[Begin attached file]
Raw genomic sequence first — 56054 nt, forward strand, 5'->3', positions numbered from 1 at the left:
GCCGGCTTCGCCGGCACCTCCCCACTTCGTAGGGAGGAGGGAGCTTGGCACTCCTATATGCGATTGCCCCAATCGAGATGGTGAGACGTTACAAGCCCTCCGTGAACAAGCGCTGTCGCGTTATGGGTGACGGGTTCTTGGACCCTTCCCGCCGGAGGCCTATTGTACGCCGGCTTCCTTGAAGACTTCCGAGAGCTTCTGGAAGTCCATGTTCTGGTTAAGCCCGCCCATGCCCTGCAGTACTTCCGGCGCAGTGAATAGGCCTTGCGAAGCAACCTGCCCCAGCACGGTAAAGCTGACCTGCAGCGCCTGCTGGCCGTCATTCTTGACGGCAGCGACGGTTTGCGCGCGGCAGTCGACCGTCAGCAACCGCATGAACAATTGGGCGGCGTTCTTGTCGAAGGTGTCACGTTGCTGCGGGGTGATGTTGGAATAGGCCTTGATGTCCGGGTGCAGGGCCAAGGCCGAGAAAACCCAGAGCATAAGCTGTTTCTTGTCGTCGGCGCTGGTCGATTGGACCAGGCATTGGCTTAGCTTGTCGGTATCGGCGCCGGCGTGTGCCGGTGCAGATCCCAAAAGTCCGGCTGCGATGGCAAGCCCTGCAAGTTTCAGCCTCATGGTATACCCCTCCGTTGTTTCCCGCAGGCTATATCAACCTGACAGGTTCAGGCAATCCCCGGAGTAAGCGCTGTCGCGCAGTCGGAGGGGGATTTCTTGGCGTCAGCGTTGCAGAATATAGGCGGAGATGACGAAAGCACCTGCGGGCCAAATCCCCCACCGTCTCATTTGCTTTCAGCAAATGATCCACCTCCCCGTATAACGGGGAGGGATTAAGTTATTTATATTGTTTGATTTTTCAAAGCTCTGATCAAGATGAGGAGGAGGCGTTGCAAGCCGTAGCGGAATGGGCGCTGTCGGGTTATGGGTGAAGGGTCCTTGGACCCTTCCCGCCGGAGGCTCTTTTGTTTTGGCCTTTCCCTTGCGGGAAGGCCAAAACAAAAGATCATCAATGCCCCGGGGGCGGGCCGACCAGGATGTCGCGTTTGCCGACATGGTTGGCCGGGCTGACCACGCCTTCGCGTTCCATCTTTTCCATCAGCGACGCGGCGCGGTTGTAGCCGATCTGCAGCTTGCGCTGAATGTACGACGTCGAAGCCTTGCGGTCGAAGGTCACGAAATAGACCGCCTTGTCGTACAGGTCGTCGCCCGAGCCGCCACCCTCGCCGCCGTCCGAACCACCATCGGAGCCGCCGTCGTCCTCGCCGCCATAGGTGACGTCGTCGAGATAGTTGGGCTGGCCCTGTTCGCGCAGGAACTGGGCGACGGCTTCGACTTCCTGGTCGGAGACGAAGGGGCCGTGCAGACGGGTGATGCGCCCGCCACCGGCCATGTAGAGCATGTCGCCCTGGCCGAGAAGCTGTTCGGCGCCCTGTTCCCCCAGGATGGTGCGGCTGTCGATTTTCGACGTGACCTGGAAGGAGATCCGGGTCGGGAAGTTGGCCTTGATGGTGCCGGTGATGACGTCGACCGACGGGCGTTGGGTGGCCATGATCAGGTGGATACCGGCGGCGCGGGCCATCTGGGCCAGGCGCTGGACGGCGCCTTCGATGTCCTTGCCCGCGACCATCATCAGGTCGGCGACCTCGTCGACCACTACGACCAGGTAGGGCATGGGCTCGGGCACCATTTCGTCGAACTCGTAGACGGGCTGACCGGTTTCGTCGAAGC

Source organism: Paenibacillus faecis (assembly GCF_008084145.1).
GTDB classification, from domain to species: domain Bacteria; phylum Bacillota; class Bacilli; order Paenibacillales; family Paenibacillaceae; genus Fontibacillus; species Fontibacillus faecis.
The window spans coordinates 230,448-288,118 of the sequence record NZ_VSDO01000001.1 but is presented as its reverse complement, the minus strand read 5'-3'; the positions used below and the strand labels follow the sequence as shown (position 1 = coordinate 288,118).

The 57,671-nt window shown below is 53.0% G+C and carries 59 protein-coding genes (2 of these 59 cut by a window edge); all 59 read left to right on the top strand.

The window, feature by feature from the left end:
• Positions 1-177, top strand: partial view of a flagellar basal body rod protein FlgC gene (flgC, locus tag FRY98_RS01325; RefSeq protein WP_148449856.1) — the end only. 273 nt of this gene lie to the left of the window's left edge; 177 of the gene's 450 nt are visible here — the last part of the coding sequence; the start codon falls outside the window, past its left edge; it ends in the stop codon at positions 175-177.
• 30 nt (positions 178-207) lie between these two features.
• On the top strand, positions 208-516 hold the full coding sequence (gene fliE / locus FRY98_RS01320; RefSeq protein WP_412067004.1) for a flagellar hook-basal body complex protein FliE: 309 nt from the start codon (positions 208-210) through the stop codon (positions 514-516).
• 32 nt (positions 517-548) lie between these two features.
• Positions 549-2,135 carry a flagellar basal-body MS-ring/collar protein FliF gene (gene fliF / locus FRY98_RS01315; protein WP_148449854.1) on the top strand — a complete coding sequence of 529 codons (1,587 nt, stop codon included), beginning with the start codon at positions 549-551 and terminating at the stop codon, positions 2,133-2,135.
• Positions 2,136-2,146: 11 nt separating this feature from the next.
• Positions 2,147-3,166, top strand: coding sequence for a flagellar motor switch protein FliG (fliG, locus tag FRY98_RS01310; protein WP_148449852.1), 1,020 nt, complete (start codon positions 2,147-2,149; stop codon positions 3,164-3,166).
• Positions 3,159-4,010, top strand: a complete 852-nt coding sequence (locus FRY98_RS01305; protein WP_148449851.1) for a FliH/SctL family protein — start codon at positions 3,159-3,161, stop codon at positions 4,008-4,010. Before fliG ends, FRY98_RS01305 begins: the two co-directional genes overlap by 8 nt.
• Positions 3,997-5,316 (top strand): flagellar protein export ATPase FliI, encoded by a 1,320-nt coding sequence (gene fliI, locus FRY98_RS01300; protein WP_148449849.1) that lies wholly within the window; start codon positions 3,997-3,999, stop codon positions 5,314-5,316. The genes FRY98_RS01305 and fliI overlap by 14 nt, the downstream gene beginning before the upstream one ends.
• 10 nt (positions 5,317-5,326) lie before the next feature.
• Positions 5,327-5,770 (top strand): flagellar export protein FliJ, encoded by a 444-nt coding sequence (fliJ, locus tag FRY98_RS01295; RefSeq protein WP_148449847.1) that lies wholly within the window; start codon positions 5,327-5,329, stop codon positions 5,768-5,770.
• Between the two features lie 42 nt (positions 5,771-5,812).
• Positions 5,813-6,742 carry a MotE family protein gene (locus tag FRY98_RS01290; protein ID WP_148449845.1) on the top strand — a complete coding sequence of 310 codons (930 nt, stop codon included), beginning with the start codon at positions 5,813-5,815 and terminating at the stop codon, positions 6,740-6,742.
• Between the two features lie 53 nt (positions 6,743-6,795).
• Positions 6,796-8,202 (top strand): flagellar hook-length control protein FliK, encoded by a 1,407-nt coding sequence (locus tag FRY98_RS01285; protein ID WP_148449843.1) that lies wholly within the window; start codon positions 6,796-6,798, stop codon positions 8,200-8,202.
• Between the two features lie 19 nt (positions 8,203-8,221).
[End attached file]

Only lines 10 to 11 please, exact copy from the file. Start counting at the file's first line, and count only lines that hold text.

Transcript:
• On the top strand, positions 208-516 hold the full coding sequence (gene fliE / locus FRY98_RS01320; RefSeq protein WP_412067004.1) for a flagellar hook-basal body complex protein FliE: 309 nt from the start codon (positions 208-210) through the stop codon (positions 514-516).
• 32 nt (positions 517-548) lie between these two features.